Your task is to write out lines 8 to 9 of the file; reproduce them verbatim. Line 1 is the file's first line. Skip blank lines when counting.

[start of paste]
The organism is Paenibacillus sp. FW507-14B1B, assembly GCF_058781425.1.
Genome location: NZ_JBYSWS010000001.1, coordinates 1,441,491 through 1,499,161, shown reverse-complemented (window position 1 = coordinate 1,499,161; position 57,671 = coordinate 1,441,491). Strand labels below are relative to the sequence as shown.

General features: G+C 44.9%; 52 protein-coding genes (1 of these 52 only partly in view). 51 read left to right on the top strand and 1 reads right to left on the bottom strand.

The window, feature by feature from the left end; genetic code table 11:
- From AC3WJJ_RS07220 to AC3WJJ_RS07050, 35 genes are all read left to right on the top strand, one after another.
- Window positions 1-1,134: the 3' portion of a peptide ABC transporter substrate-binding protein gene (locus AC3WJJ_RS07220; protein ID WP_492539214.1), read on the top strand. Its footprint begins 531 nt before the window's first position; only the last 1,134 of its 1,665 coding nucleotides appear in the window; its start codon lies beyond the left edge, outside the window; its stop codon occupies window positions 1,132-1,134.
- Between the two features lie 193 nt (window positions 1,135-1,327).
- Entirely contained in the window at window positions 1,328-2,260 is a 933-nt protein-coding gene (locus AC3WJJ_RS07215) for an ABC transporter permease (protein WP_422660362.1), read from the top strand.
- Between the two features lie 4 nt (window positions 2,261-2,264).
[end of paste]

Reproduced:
- Entirely contained in the window at window positions 1,328-2,260 is a 933-nt protein-coding gene (locus AC3WJJ_RS07215) for an ABC transporter permease (protein WP_422660362.1), read from the top strand.
- Between the two features lie 4 nt (window positions 2,261-2,264).